Propane Shipment to St. Croix in October, 2015 By The Virgin Islands Water and Power Authority
Vitol is demanding an immediate payment of $2 million to resume supplying the Virgin Islands Water and Power Authority with propane fuel, after the company halted service on Saturday at noon. Additionally, Vitol will need another $4 million before December 31 to keep the supply of propane fuel flowing to WAPA. On the hook for the payment is the Government of the Virgin Islands, and the Senate has called an emergency session on Friday to approve the funds for the Dutch energy and commodity firm.
That's according to Senate President Novelle Francis, who confirmed to the Consortium Monday night that the Bryan administration and WAPA executives met with senators today to discuss the crisis and solutions. The $6 million will be provided through the miscellaneous section of the government's fiscal year 2020 budget.
Earlier this month, WAPA failed to make the most recent payment to Vitol, resulting in the temporary loss of a critical source of fuel for its generators on St. Croix and St. Thomas. As of noon Saturday, WAPA had reverted to full use of the dirtier and more expensive No. 2. diesel oil to fuel generators in both districts. With the limited back-up capabilities of the diesel generators, power failures throughout the territory is increasingly likely in the coming weeks and months. Residents as of Monday were reporting multiple power outages on St. Croix.
WAPA had sought a base rate increase from the Public Services Commission on Dec. 12 that it said would not increase the power bills of ratepayers, but would work as a confidence booster of sorts for bondholders, allowing the troubled utility to restructure its debt — including the massive debt load that came as a result of the botched propane deal in 2013, which had an initial budget of $87 million, but quickly ballooned to more than $160 million, leaving Virgin Islands taxpayers on the hook for the bill.
The PSC, however, took action that satisfied ratepayers and not WAPA: it did not grant WAPA the base rate increase; it also allowed a 3-cent fuel surcharge to expire (the surcharge expires on Dec. 31), and lowered the Levelized Energy Adjustment Clause, known as LEAC, by 3 cents. The actions, once they take hold, will result in a reduction in the kilowatt hour rate that WAPA customers pay from 43 cents to 37 cents. WAPA has since petitioned the PSC to reconsider the actions.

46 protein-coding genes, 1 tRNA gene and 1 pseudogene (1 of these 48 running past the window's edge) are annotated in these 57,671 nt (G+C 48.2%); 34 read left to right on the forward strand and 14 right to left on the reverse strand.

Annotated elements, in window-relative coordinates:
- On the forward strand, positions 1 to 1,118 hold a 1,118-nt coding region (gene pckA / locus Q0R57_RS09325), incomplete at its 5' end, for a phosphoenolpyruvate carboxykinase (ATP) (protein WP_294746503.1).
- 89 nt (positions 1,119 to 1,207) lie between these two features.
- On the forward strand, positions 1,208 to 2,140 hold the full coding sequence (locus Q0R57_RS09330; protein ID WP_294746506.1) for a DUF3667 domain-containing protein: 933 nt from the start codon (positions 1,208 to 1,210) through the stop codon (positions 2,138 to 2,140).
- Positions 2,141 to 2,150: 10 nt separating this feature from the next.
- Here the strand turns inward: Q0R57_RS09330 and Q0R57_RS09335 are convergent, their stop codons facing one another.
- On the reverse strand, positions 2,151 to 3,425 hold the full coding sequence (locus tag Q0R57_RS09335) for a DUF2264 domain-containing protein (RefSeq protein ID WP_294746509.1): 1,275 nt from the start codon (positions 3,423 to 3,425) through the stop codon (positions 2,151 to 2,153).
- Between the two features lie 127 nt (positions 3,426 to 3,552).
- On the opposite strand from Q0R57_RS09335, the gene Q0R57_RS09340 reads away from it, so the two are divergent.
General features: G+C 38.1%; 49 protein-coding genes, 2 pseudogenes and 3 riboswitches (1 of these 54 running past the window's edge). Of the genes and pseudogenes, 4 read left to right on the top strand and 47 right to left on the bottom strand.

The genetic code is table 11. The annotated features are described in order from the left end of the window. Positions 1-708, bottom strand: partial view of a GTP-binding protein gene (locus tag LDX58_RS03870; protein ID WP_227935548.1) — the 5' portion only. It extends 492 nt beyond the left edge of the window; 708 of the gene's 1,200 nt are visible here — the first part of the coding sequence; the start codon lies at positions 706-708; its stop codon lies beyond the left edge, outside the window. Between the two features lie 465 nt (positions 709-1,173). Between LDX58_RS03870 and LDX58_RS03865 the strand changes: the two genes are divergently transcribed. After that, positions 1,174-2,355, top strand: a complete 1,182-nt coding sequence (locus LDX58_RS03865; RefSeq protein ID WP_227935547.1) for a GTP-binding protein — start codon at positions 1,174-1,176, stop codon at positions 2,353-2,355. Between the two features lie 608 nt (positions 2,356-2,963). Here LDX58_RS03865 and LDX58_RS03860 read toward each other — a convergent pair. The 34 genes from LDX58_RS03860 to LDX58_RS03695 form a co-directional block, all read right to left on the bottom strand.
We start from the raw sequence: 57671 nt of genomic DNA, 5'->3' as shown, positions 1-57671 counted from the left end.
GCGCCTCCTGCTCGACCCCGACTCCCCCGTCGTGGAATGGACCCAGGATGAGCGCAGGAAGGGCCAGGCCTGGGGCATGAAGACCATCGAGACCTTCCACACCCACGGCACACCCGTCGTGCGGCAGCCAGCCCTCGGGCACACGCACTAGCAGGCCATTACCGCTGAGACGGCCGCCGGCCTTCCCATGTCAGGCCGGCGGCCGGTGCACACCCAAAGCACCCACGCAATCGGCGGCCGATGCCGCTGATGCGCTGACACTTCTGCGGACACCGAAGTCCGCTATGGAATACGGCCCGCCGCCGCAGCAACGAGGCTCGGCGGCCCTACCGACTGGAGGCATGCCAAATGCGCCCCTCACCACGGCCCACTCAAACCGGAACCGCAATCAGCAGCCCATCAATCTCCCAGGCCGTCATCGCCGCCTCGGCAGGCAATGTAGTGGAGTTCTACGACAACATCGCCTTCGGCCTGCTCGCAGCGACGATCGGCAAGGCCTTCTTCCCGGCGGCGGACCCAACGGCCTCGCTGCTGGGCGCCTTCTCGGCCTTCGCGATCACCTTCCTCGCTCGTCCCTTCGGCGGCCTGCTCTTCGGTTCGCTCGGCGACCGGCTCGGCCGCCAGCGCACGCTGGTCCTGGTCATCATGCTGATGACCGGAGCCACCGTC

While the PSC's decisions caused WAPA and the Bryan administration much consternation, it was not the cause of WAPA's default to Vitol. To that end, with the PSC shielding ratepayers from bearing the cost of WAPA's troubles, the Bryan administration and lawmakers have been forced to find another funding source.
Mr. Francis said while the Senate would likely take action in favor of providing Vitol the $6 million to restore propane shipments — a move he said would prevent 57 cents per kilowatt hour rates — the Senate president stressed that changes in WAPA's leadership and accountability structures would be part of any bailout, and that the money set to be approved Friday would go straight to Vitol.
"If they don't want to do it, we'll do it for them," Mr. Francis said, referring to putting levers in place for more accountability at WAPA.
Governor Bryan highlighted the high cost of powering the territory on diesel. “Not being on propane fuel costs us about $200,000 a day,” he said. The governor also said, “Our intent is to create a solution that is well thought-out and holds WAPA accountable. Our goal, always, is to have a more reliable and affordable power grid.”
The session starts at 10:00 a.m. and will be held at the Earl B. Ottley Legislative Building. The Consortium will carry it live on our website and Facebook platform.